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Guest Post by: Wayne Keller
My name is Wayne Keller. I’m the Executive Director of Caiden’s Hope Foundation and this is my story of how I and a small group of dedicated volunteers are trying to do our part to better the lives of families with a baby hospitalized in a Neonatal Intensive Care Unit.
I had never known or at least don’t remember anyone I knew with a child in the NICU. I’m sure there were friends or friends of friends who had experienced the trauma of not knowing if their child would be ok, but it didn’t affect me. To be honest, although I wouldn’t wish it on anyone’s family, I didn’t care. I was removed from the problem. Then in January of 2009 it hit home. One year later it happened to our closest friends in California. One year later we were back in the NICU.
This is the story of my firsthand experiences and the story of Caiden’s Hope.
It was a beautiful day; my first grandson had just been born and he and I talked about our Scottish heritage, about Houston Astro baseball games and about my plans for helping him along the way. Actually I was soon to discover that I did most of the talking while he fell asleep, but holding a new life that was part of me was exhilarating and will never be forgotten.
After he was napping in his mother’s arms, we went home to take a nap ourselves and clean up after two days in the hospital waiting room. As we checked email and took care of the chores that had been left behind, the inevitable exhaustion filled our bodies and we were ready to rest. Then the phone rang.
My daughter-in-laws mother was on the phone asking why our grandson had been transported to the Neonatal Intensive Care Unit at Texas Children’s Hospital. Fear, anxiety, dread and all sorts of questions filled my mind. As I didn’t have an answer, I immediately tried to reach my son, my daughter-in-law, a nurse, anyone that could answer the questions rapidly filling my mind with fear. Tears streamed down my face as I thought the worse. I took a deep breath, got myself together and quickly ran to find my wife and told her we were going back to the hospital, that something was wrong.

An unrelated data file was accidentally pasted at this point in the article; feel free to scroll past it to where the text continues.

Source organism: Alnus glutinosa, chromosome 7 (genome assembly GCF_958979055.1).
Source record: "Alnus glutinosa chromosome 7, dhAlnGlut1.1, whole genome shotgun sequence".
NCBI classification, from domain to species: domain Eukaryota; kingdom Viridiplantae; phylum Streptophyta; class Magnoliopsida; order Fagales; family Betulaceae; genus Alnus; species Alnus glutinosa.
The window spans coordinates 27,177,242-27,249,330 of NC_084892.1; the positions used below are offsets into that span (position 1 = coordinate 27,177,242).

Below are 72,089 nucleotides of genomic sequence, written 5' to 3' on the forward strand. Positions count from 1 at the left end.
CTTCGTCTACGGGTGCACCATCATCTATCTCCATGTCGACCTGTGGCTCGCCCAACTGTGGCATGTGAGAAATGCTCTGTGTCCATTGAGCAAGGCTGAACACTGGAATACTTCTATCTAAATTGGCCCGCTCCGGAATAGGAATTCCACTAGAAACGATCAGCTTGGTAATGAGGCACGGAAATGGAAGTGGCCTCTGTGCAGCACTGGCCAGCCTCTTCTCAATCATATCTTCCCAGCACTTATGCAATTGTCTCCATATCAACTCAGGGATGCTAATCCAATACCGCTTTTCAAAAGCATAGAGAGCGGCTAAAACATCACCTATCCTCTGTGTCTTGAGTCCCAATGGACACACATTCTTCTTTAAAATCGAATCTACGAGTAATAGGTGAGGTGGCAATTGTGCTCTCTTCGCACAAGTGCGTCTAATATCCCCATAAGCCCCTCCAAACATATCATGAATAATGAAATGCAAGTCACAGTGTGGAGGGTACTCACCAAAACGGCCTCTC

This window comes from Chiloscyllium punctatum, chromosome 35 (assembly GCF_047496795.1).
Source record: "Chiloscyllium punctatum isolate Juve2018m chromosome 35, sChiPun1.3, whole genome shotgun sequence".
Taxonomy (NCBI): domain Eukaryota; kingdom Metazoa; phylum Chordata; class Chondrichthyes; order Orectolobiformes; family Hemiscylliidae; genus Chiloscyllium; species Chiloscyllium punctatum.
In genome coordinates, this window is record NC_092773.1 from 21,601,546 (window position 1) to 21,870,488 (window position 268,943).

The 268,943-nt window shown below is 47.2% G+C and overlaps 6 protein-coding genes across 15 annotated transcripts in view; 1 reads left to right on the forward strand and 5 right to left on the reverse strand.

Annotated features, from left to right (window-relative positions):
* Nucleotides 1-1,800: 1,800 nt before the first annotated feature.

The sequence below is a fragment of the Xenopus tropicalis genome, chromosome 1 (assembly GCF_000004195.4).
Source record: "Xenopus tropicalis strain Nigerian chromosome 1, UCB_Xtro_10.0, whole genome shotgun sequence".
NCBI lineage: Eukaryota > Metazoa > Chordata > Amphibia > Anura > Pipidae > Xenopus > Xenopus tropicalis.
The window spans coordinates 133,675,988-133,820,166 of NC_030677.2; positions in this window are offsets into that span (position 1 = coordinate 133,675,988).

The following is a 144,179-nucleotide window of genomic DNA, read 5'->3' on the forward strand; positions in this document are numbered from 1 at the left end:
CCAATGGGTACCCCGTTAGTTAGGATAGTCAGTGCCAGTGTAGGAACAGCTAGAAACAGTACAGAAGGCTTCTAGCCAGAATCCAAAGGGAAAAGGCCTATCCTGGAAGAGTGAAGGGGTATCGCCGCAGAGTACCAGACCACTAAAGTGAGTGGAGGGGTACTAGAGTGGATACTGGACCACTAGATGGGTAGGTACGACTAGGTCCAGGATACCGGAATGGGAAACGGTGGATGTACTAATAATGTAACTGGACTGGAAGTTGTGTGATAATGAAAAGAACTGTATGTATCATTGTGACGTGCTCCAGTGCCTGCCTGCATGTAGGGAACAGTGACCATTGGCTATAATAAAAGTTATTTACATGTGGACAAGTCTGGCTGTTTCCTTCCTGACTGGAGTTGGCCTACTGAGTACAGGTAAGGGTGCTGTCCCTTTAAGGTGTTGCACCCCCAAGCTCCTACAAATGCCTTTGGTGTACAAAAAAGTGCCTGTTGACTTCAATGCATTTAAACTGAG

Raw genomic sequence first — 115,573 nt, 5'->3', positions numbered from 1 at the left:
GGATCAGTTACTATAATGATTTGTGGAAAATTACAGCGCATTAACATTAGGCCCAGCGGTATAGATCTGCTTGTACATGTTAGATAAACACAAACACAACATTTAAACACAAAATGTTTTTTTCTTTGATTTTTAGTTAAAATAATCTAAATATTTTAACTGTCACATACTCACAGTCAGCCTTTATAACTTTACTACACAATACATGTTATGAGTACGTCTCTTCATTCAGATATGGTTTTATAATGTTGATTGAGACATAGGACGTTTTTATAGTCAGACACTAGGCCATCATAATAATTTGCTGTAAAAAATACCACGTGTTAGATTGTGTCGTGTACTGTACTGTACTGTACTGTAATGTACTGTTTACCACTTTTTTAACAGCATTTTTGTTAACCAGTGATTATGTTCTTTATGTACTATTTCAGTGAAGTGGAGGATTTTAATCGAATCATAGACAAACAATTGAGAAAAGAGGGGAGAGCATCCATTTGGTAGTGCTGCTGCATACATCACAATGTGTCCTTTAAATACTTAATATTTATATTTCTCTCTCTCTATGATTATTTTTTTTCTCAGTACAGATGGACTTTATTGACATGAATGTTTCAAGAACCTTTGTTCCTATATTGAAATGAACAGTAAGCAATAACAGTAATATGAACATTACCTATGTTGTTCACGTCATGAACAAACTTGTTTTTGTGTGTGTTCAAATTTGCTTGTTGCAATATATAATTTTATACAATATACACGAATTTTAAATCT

Reaching speeds in excess of 90 mph on a very busy Interstate Highway, we darted in and out of traffic, emergency flashers blinking and blasting the horn to let other drivers know to move out of the way. Luckily, our son called and told us it was only a precaution. Yes, he was in the NICU and would be held there for the next 7 days, we could slow down; he was ok.
Our second grandson was born a few years later. The phone rang at 4:30am and I could hear the tears in my son’s voice. Our daughter-in-law was in labor two months early. My son was breaking down when I told him to take a deep breath, take care of his family and we would be at the hospital before 9. Again we hurried to the hospital and drove the 3 ½ hours arriving just as the clock struck 9am. Following the doctor’s visit, she was sent home for bed rest, but it wasn’t but two days later before she was back in the hospital and our second grandson was born. Small and frail with wires connected to beeping machines he was in an incubator while my son and hospital staff hovered over him. We were afraid to touch anything, afraid that we might be in the way, afraid for our son and grandson, afraid of everything.
About Caiden’s Hope Foundation: Caiden’s Hope Foundation provides travel support for families with a child hospitalized in the NICU for an extended period of time. Hospital caseworkers should contact Caiden’s Hope directly to determine if support is possible. Please visit us at our website, Caiden’s Hope Foundation, our Facebook Page, or join us on Twitter. Additionally, please listen to the following audio clips: Caidens’s Hope Foundation Audio – 1 and Caiden’s Hope Foundation Audio - 2 Video’s can also be seen on YouTube: Caiden’s Mother, Father, Grandmother, and Grandfather.
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